The Lightkeeper’s Ball by Colleen Coble was sent to me as a review copy by Thomas Nelson Publishers. It is the final book in the Mercy Falls series by this author. You can read my review of the first book in this series, The Lightkeeper's Daughter, here, and my review of the second book, The Lightkeeper's Bride, here,
Olivia Stewart has been fortunate to be raised in one of the most elite families in New York. Since the future of her family’s wealth now hangs in the balance, Olivia’s mother demands nothing less than a ‘good match’ in Olivia’s choice of a husband.
Olivia’s sister, Eleanor, was engaged to Harrison Bennett, a wealthy bachelor who lives in Mercy Falls, California. With Eleanor’s untimely death, Olivia is expected to step up and take her place. Olivia is suspicious of the circumstances surrounding Eleanor’s death, so she journeys to Mercy Falls under an alias to find out what really happened to her sister. On arriving in Mercy Falls, Olivia is unprepared for what takes place, and Harrison is not who she suspected he would be.
When the lighthouse in Mercy Falls is destroyed in a storm, Olivia is quick to organize a masquerade ball to raise the funds to rebuild. But the ball will reveal secrets surrounding Olivia’s family that she might not want discovered, including her own identity. Olivia will have to decide what is most important – fulfilling the expectations of her family or following her heart.
The third book in the Mercy Falls series started the same way as the previous books—I was interested in the story immediately. Colleen Coble has no problem just jumping right into the story. While this sometimes makes it a little difficult to keep the new characters straight, I still think it is fun to be drawn in to the tale right away. What made these characters most confusing for me was that there were two Mr. Bennetts…Harrison and his father.
I was also a little confused as to when this story was actually taking place. Because I had read the previous books and from context clues, I was able to figure out that it was taking place around 1910. Maybe I am being picky, but I prefer to be told exactly what year and time of year the book is taking place. These books tended to be rather vague about that.
As I mentioned in my review of the first book, I felt the two main characters in all three books fell ‘in love’ too quickly. The whole story takes place over just a month or so and yet they are already in love. Considering their circumstances, this may be believable; it is just hard for my more practical mind to understand. The dangers that are encountered are again sometimes unbelievable (it seems as if these characters survive falling off cliffs and drowning A LOT!), but it does provide for a great storyline. Pure entertainment.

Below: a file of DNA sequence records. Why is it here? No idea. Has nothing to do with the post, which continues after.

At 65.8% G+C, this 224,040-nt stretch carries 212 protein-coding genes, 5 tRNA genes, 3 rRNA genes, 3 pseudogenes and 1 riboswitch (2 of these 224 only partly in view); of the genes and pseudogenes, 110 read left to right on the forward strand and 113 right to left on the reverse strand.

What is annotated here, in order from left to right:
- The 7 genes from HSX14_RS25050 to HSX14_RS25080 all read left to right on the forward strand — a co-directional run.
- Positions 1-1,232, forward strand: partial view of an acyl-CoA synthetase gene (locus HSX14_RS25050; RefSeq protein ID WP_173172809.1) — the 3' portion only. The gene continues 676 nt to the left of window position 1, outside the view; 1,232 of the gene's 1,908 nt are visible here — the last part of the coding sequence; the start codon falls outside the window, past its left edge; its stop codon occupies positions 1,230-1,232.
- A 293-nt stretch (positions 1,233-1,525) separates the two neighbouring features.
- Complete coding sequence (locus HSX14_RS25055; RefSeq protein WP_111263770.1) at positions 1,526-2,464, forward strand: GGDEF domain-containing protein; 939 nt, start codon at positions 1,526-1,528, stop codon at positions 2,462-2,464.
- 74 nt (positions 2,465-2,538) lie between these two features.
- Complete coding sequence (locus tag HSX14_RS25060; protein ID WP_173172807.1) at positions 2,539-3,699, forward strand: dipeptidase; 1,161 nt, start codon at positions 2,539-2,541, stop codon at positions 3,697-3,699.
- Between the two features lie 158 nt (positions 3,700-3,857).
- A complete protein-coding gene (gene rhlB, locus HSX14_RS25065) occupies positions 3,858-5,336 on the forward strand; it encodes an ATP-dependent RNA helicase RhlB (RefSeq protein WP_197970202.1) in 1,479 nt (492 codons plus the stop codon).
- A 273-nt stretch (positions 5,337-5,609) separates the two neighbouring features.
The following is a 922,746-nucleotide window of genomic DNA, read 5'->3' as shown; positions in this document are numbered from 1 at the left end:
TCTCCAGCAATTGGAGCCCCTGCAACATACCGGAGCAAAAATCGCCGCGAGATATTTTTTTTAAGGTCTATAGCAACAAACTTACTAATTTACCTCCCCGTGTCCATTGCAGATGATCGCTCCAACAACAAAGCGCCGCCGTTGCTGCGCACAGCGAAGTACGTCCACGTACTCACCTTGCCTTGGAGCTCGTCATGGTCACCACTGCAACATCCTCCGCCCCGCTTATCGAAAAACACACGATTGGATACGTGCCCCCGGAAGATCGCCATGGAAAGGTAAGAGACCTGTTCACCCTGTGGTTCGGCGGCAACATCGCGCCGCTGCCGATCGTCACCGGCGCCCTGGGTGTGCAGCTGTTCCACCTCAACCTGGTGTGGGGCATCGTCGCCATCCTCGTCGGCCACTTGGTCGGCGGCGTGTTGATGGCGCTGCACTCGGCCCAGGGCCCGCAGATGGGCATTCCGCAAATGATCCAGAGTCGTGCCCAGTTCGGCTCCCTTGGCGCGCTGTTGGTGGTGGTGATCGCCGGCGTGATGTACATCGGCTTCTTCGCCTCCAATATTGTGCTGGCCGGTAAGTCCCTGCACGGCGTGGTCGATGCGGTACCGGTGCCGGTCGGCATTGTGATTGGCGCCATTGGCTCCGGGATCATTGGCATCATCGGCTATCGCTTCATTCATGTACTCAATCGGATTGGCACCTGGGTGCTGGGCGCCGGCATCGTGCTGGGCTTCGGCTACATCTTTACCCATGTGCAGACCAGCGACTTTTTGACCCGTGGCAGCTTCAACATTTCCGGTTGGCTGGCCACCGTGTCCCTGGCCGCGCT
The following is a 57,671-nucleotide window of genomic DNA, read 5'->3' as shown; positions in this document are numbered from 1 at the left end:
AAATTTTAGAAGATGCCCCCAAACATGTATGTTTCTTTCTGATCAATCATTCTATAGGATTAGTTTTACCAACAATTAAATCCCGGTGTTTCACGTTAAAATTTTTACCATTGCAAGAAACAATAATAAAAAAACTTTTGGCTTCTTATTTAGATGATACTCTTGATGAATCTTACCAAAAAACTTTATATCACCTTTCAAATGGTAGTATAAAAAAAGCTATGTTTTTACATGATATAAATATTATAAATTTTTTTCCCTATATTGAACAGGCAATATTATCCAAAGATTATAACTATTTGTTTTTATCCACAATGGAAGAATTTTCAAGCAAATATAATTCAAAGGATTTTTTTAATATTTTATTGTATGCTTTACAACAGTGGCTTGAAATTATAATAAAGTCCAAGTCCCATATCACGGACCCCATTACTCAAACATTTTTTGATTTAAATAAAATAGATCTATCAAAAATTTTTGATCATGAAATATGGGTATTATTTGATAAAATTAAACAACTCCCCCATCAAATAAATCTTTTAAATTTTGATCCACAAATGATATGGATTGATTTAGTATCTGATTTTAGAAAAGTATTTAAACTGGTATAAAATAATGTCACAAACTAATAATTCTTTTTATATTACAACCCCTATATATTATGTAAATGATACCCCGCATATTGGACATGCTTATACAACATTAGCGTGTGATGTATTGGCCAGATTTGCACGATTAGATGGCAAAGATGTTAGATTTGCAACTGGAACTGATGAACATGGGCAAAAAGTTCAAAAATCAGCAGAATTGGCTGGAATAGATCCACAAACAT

Even though I am bringing up some issues that I had with this book, I actually did enjoy it. The mystery was once again engrossing, and it had so many twist and turns. I didn’t figure it out until almost the very end, and even then I was unsure about a couple of things until they were completely revealed.
I also liked the character of Olivia. She has such an adventurous spirit that had been stifled by the environment in which she was raised. She feels pressure to meet the expectations of her mother, but she longs for adventure and to use the gifts that God has given her, as a woman and as a human being. Although I felt her transition from ‘just going to church’ to full faith in God was a little glossed over, I felt towards the end that she did understand in Whom she should trust.
Overall, I really enjoyed the Mercy Falls series from Colleen Coble, and I look forward to reading more from her in the future.
I will give The Lightkeeper’s Ball … 4 BookWorms.
Disclosure of Material Connection: I received this book free from Thomas Nelson Publishers. I was not required to write a positive review. The opinions I have expressed are my own. I am disclosing this is accordance with the Federal Trade Commission’s 16 CFR, Part 255: "Guides Concerning the Use of Endorsements and Testimonials in Advertising."